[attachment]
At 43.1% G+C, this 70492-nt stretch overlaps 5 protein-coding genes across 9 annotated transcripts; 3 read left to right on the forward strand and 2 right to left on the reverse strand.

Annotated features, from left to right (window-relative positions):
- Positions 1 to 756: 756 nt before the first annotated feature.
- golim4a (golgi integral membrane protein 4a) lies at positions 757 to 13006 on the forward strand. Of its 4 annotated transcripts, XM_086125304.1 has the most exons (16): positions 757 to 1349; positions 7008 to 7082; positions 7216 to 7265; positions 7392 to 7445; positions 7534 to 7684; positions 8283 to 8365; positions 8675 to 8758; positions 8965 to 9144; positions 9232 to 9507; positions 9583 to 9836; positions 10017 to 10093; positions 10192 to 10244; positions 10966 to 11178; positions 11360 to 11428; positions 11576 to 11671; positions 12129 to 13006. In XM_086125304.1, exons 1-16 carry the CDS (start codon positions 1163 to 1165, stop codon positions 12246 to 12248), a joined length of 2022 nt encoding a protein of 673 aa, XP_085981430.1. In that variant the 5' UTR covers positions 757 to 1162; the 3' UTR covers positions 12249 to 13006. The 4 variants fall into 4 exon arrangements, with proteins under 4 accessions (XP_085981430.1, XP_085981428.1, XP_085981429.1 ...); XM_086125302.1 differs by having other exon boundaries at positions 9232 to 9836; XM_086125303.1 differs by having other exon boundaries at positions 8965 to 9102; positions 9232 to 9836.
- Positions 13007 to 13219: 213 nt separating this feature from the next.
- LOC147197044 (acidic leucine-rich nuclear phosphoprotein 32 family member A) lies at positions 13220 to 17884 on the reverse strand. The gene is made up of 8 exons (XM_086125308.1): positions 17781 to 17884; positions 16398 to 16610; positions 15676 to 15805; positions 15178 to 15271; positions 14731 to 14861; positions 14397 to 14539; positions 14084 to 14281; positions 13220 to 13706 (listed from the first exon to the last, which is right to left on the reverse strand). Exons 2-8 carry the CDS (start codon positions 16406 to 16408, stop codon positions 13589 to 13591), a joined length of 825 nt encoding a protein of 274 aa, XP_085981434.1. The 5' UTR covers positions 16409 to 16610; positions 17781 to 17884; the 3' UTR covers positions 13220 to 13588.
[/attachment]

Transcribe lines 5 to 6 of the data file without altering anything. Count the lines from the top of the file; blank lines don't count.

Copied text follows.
- Positions 13007 to 13219: 213 nt separating this feature from the next.
- LOC147197044 (acidic leucine-rich nuclear phosphoprotein 32 family member A) lies at positions 13220 to 17884 on the reverse strand. The gene is made up of 8 exons (XM_086125308.1): positions 17781 to 17884; positions 16398 to 16610; positions 15676 to 15805; positions 15178 to 15271; positions 14731 to 14861; positions 14397 to 14539; positions 14084 to 14281; positions 13220 to 13706 (listed from the first exon to the last, which is right to left on the reverse strand). Exons 2-8 carry the CDS (start codon positions 16406 to 16408, stop codon positions 13589 to 13591), a joined length of 825 nt encoding a protein of 274 aa, XP_085981434.1. The 5' UTR covers positions 16409 to 16610; positions 17781 to 17884; the 3' UTR covers positions 13220 to 13588.